by Mary Ellyn Hutton
Cincinnati Post, November 12,2005
What was the duck from Prokofiev's "Peter in the Wolf" doing in Carl Nielsen's Symphony No. 6 at Friday night's Cincinnati Symphony concert at Music Hall?
And that flip little waltz? And the quick time a la Gilbert and Sullivan?
Nielsen's 1926 symphony has been called prescient, since it looked ahead to the stylistic diversity of today's post-modern composers. And music director Paavo Jarvi had a great time with it, as did the CSO.
It was one of two works by great Scandinavian masters on the program. The other was Sibelius' tone poem "Tapiola."
Guest artist in Tchaikovsky's Violin Concerto was Janine Jansen in her CSO and U.S. debut. Jansen, 27, not only revitalized the old war horse. She gave it a completely distinctive interpretation, one marked by animated tempos, shapely phrasing and a wide dynamic range.
The young Dutch artist commanded attention with her very first entrance, which was soft but intense, opening up later in big bravura passages. She found a sympathetic ally in Jarvi, who matched her musicality bar for bar. She literally made chamber music with the CSO at times, turning towards principal flutist Randolph Bowman and meshing her sound with his at the end of her first movement cadenza.
She was dramatic in the finale, where she gave gleeful emphasis to the big pizzicato chord that caps the introduction, and she played like a house afire at the end, which she took at an almost unbelievable clip. Though she received prolonged applause and a standing ovation, she declined an encore.
Nielsen's Sixth is a challenging work, a sometime roller-coaster ride with lots of technical hurdles. The orchestra pulled it off admirably despite its half-century absence from the CSO repertoire.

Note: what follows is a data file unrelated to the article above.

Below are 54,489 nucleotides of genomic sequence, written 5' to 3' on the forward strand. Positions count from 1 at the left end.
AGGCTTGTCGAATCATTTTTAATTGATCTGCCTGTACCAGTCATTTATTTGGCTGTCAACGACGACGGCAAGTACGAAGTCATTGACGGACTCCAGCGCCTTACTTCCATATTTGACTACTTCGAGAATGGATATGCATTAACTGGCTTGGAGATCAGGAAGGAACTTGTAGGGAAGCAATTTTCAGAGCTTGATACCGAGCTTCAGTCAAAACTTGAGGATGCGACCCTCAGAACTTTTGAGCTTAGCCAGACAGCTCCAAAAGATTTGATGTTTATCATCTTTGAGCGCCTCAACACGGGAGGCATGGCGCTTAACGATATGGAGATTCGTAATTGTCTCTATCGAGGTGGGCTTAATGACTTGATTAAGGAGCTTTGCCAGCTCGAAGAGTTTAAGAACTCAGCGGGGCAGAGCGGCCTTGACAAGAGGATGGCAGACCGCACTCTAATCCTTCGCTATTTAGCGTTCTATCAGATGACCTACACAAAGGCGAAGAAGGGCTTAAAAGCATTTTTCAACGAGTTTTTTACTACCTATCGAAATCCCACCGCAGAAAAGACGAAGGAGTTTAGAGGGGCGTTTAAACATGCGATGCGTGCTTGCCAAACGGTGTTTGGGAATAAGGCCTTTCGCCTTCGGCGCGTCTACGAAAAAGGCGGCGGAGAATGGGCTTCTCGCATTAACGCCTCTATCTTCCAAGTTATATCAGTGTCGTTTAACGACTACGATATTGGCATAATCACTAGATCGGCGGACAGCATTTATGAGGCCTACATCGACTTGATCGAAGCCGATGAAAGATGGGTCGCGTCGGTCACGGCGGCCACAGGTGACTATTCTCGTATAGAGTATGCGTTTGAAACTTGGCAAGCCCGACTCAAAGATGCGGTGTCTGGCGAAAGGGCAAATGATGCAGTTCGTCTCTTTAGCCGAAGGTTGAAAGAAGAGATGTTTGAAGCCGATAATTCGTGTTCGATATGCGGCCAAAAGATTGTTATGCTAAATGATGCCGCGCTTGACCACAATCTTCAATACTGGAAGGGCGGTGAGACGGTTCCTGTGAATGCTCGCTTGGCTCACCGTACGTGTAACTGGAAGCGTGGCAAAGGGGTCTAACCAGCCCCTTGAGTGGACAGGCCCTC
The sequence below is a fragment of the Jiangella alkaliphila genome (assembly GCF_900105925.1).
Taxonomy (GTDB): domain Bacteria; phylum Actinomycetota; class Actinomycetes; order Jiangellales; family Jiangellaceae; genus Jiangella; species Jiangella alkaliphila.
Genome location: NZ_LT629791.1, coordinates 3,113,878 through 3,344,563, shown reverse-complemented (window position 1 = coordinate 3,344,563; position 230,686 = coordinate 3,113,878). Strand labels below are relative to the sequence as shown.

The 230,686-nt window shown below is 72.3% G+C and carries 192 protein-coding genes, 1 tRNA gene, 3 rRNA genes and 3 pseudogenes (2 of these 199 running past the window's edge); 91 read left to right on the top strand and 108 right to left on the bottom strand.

Subtitled "Sinfonia semplice" ("Simple symphony"), it is anything but, and Nielsen's appellation was probably not meant to be taken seriously. It begins congenially enough with the sweet sound of the glockenspiel and a pastoral sounding theme. Clouds gather quickly, however, and the movement climaxes on a big, screaming dissonance that subsides into a forlorn repetition of the opening theme.
The second movement Humoresque is scored for an odd ensemble of percussion and winds, including triangle, snare drum and glockenspiel, ably wielded by Marc Wolfley, David Fishlock and Bill Platt, respectively. This is where Prokofiev's duck (not composed until 1938) is heard in a passage for clarinet, and principal trombonist Cristian Ganicenco gave his rude glissandos real attitude.
The third movement, "Preposta Seria," gave the lie to all the humor surrounding it, with intense outpourings by the strings. Principal bassoonist William Winstead sounded the jolly theme of the finale, a variations movement where Nielsen pulls out the stops. Two orchestras seemed to battle it out at one point, and the waltz broke into the barrage like an errant butterfly
A sudden fanfare signaled the approaching end which was punctuated by a thumb-nosing low B-flat in the bassoon.
"Tapiola" (1926) was the last work Sibelius was to write before falling silent for the last 30 years of his life. Jarvi gave it a masterful interpretation. Named for the god of the forest in Finnish mythology, the 20-minute work casts a spell like none other. Winds slice through the trees (flute and piccolo), the earth moans (four-part violas) and there are plenty of creepy-crawly things about. The strings blew up a formidable gale toward the end, which lengthened into three long major chords, majestic and still.
The CSO concert repeats at 8 tonight and 3 pm Sunday at Music Hall.